Foxes and cats are caught at night using traps and the animals are then removed from reserves. If fox dens are located, they are destroyed where possible to prevent other foxes from moving in.
Rabbits are managed using virus releases, including Rabbit haemorrhagic Disease, Calici virus and strains of Myxomatosis. Rabbit warrens are located and mapped and the warrens are destroyed. Pindone baits are not used in many of the City of Melvilles reserves due to the presence of Quenda or Southern Brown Bandicoots.
The control of rabbits needs to be undertaken at the same time as fox and cat removals to prevent them from preying on native animals when their rabbit food source is reduced.
Feral bees are opportunistically controlled wherever they occur in bushland areas. As they have a tendency to inhabit artificial nest boxes, the boxes are monitored regularly for signs of infestation. Any boxes that have not been used by native birds or bats for a number of years are removed to reduce the risk of feral bee invasion.
The City of Melville is currently participating in a Regional Corella Control Reference Group being hosted by WALGA. The City currently does not have feeding sites nominated, however the current control being undertaken in the region is expected to reduce Corella numbers across the Perth Metro area. Please report Corella roosting trees or and damage caused by Corellas to Customer Service. Rainbow Lorikeets are not currently controlled by the City.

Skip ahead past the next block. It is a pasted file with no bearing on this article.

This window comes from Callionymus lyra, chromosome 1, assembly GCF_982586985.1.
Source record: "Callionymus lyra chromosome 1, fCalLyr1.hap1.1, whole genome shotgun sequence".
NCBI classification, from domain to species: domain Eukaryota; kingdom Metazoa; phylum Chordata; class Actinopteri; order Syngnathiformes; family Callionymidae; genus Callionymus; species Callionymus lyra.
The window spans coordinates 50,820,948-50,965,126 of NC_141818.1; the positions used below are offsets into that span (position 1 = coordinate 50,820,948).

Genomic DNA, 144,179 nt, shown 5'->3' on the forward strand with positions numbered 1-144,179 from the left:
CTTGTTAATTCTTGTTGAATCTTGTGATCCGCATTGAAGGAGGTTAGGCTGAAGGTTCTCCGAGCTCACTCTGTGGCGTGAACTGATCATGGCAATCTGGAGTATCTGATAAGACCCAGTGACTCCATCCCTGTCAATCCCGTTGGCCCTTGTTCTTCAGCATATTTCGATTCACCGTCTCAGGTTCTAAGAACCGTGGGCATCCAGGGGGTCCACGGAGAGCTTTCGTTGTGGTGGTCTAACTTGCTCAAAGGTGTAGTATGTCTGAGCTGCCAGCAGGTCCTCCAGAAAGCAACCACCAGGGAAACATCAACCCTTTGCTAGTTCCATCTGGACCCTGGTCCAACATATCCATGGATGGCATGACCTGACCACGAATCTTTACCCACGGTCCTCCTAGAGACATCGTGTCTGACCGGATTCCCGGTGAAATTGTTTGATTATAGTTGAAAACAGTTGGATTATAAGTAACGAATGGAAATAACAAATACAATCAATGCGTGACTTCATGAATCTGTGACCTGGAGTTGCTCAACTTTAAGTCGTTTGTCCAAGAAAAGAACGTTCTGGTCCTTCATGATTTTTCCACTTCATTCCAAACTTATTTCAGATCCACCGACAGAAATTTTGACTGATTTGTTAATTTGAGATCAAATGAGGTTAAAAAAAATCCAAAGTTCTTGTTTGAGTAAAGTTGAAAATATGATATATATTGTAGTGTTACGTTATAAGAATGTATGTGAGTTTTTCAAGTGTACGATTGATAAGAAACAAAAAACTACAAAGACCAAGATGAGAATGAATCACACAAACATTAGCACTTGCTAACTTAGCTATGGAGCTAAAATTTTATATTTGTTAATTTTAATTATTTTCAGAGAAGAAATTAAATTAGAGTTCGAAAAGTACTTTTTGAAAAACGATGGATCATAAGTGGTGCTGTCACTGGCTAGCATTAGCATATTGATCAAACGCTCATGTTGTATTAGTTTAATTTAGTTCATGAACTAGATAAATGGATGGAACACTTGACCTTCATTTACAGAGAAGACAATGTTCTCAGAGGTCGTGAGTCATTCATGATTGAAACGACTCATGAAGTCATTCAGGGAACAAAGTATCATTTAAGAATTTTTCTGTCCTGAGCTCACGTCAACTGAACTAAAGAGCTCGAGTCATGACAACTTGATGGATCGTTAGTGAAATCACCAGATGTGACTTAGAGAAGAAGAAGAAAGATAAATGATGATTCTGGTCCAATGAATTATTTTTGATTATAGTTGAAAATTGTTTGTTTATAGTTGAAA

Ravens are a native species and are therefore protected under State Wildlife legislation. Parks and Wildlife Service are the governing body concerning all of our native wildlife. The City of Melville does not conduct culls of Ravens in urban areas.
Throughout Australia, unique native wildlife and ecosystems are being put at risk by unintentionally harmful human behaviour. This can be illustrated by the presence of the domestic geese and ducks at Frederick Baldwin Park.
Dumping unwanted domestic animals in habitats such as local lakes compromises the native fauna that depend on these urban ecosystems for habitat and food. Overpopulation is just the tip of the ice berg. Domestic waterfowl can also mate with wild waterfowl, creating hybrids and weakening the gene pool of these unique populations.
Dean Huxley from Native ARC states that “domestic poultry pose serious risks for native waterfowl. Not only do they compete for food and nesting sites thus reducing native waterfowl populations, they can also spread disease and parasites. It is morally and ethically wrong to release a captive born animal into the wild and Native ARC would like to encourage all pet owners to rehome their pets responsibly if they are unable to keep them."
Halina Burmej, President of Western Australian Seabird Rescue commented that most domestic geese and domestic ducks can't fly well or at all and if the natural food or water dries up domestic birds are trapped, unlike the native birds who can move on and seek better habitat. So it can be an animal welfare issue for the dumped domestic birds”.
The City has been liaising with Native ARC and Western Australian Seabird Rescue (WASR) to address this animal welfare issue. Subsequently the domestic geese and ducks will be removed from the site in early to mid July. The birds will be captured unharmed and will be rehomed by Native ARC.